As you can see, the slayer boasts modified armor with extendable blade, spikes on the gloves, an over-the-shoulder attachment (which can equip flamethrowers, missiles, and grenade launchers), and just as much green as he's always worn. His boots also grant him the ability to perform a new omnidirectional dash maneuver to give him a little burst of speed when he needs it.

While he looks like a formidable killing machine with nothing in his hands, id has developed plenty of new and updated weapons for him to wield. The return of the Super Shotgun was greeted with a cheer, which now has a Meat Hook below its barrels. The Meat Hook isn't just used to stab enemies in the face; it functions like a grapple that allows players to latch onto something at a great distance and pull the slayer closer to it. The momentum of that pull can propel him in different directions, allowing for vast amounts of space to be gained in the air.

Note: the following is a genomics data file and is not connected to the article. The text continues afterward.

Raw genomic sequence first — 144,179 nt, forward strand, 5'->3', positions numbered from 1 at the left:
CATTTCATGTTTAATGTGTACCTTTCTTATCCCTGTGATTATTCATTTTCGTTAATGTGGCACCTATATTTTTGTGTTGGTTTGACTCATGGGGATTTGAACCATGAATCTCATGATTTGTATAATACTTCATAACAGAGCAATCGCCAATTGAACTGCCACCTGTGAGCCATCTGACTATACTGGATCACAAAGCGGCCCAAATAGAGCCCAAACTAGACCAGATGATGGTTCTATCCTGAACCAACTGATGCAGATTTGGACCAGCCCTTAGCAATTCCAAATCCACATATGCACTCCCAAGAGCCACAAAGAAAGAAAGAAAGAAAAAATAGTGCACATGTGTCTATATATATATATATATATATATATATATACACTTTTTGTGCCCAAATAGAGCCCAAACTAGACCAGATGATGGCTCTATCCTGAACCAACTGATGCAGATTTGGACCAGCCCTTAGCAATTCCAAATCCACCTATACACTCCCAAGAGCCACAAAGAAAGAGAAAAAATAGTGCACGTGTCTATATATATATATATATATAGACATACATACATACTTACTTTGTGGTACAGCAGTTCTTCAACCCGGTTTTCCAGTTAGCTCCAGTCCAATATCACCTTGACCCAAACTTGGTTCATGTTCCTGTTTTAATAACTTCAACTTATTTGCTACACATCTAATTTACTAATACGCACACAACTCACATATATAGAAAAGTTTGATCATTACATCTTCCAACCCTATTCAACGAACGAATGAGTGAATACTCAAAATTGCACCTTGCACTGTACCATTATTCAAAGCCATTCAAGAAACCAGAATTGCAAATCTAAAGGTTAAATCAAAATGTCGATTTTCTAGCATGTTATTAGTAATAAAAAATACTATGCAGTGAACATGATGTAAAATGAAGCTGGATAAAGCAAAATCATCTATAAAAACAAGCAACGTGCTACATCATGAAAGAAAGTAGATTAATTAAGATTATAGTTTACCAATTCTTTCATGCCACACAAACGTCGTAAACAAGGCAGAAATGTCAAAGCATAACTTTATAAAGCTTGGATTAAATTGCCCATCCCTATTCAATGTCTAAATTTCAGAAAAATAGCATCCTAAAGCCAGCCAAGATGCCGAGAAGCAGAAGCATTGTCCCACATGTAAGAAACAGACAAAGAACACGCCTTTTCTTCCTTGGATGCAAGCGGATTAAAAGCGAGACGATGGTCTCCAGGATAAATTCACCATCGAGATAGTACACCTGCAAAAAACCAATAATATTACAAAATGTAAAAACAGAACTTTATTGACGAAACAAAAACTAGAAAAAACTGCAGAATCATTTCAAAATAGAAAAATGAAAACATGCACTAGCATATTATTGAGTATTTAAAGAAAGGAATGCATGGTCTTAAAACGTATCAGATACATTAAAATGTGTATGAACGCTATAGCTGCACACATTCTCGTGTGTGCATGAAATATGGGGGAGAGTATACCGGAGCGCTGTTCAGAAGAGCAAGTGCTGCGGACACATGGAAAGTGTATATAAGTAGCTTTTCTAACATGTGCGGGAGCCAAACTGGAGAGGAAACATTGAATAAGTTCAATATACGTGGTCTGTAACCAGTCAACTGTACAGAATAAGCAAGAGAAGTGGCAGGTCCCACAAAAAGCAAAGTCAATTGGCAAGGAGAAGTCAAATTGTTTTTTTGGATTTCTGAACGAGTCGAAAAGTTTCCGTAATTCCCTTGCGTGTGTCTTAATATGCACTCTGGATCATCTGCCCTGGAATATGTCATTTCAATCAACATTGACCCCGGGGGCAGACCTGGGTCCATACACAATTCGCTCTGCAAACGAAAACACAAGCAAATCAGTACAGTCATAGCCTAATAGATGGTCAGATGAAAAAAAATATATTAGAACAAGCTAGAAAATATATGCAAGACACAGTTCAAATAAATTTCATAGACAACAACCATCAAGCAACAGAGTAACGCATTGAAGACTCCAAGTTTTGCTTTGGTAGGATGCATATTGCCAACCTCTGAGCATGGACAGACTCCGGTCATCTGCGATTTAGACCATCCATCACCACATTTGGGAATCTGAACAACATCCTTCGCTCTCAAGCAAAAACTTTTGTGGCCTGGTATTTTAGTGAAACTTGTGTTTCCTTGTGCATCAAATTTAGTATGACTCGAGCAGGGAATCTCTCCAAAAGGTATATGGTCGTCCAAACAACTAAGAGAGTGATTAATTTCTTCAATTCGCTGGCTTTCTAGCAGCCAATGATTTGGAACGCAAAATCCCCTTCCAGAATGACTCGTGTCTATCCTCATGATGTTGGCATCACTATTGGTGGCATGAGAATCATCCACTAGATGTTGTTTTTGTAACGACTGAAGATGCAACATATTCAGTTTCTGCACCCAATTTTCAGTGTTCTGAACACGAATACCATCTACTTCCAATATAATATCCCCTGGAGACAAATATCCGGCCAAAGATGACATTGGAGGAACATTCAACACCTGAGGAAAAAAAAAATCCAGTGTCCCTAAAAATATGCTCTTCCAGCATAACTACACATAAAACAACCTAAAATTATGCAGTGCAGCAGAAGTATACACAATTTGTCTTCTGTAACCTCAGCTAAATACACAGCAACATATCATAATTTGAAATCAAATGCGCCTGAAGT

Other new armaments include a handheld ballista, a redesigned rocket launcher, a plasma rifle, and something called the Crucible Sword. What will the Doom slayer use them against? Martin says this sequel boasts twice as many enemies as the previous game. Along with a host of demons we've never seen before, id is bringing back the Pain Elemental, Arachnotron, and Archvile, to name a few. One of the new beasts is named the Marauder, and Martin teased that he looks like the Doom slayer for a reason. The level of detail in each of these creatures is impressive, as are their death animations, which now unfold through new technology id calls "Destructible Demons." In a series of stills, we could see how taking bullets incrementally affects a demon's limbs, skin, and organs.

 

The new gameplay demo begins on a familiar note: With the slayer putting on his helmet. We then see him test out his blade by extending it for a second before retracting it. As he moves forward, it becomes quickly apparent we aren't in hell anymore. The fires are now on Earth tearing apart one of its cities. Skyscrapers lay in ruin, and demons are everywhere, even descending from the skies.